Understanding Maintenance Bonds in Construction Contracts

  • Editorial Team
  • News
  • 14 September 2023

Maintenance bonds are an important aspect of construction contracts and they are often requested by project owners to ensure the quality and longevity of a project. Today we will look into the details of maintenance bonds, and explain their purpose, coverage, pricing, and their significance in both public and private construction projects.

Purpose of Maintenance Bonds

Maintenance bonds serve as a guarantee to project owners that they won’t have to bear the cost of any necessary repairs or rework to meet construction standards or building regulations. These bonds protect against issues arising from design flaws, subpar craftsmanship, or inferior materials.

Coverage Limitations

Maintenance bonds only hold contractors liable for their own work, that of their subcontractors, or the use of non-compliant materials. They do not cover design flaws, used equipment failure, or if the contractor was not involved in the project’s design phase and was simply executing the owner’s plan.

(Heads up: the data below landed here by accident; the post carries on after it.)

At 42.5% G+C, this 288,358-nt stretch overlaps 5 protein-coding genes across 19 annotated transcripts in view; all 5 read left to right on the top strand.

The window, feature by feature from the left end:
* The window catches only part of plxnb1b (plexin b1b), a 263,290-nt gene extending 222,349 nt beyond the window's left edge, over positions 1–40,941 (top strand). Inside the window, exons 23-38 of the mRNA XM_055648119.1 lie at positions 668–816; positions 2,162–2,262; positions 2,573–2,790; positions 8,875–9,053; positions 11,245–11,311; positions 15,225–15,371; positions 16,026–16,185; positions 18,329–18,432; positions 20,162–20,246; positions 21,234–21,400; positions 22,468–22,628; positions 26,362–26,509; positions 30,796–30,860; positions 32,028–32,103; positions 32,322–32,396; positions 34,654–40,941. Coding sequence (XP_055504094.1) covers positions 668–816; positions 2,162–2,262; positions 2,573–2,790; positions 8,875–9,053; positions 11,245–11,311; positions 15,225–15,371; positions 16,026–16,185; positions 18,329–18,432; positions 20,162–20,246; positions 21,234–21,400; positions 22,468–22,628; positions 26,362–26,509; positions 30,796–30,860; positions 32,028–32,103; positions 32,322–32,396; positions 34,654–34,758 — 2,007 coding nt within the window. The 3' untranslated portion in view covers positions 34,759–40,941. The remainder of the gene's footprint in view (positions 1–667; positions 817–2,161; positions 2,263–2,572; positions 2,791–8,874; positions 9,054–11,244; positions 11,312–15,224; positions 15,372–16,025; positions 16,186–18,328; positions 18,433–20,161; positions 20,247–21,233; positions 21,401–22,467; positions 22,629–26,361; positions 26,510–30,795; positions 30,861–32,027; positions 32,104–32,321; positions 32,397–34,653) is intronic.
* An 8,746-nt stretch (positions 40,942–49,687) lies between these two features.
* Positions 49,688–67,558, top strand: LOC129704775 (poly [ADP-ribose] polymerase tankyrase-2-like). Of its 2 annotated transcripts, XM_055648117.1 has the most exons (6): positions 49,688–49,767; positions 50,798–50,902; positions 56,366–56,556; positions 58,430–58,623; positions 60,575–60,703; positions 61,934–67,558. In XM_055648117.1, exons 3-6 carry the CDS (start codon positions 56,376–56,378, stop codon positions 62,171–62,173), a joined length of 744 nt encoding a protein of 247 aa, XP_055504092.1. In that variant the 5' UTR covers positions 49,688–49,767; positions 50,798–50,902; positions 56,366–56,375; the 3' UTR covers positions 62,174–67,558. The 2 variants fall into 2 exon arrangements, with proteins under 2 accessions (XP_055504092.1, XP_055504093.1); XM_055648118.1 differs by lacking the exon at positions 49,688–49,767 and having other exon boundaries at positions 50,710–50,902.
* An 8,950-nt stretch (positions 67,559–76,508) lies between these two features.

Coverage Duration

The duration of maintenance bond coverage is specified in the bond itself and typically lasts for 12, 18, or 24 months. After this period, any defects or faults are no longer covered. If a valid claim arises during the coverage period, the surety firm investigates and, if approved, pays the full penalty sum of the bond. The contractor is then obligated to reimburse the surety for this amount.

Determining Bond Amount

The project owner, known as the obligee, determines the required bond amount, usually based on the total value of the construction contract. This amount serves as a safeguard against potential future maintenance costs.

Pricing Factors

The cost of a maintenance bond is a premium paid by the contractor and is influenced by several factors.

Financial Situation

The surety evaluates the applicant’s financial stability, which includes personal and business financial statements. Contractors with strong financial standings typically pay lower premiums.

Credit History

Credit reports are also considered in premium rate determinations.

Bond Amount

The larger the bond amount, the higher the premium, but this cost is typically only a fraction of the total bond value.

Premium Rates

Premium rates for maintenance bonds can vary. On average, contractors with good financial profiles can expect to pay a premium rate between 0.25% and 1.5%. For example, a $100,000 bond may cost the contractor between $250 and $1,500. Additionally, contractors obtaining both a performance bond and a maintenance bond simultaneously may qualify for more favorable rates from the surety.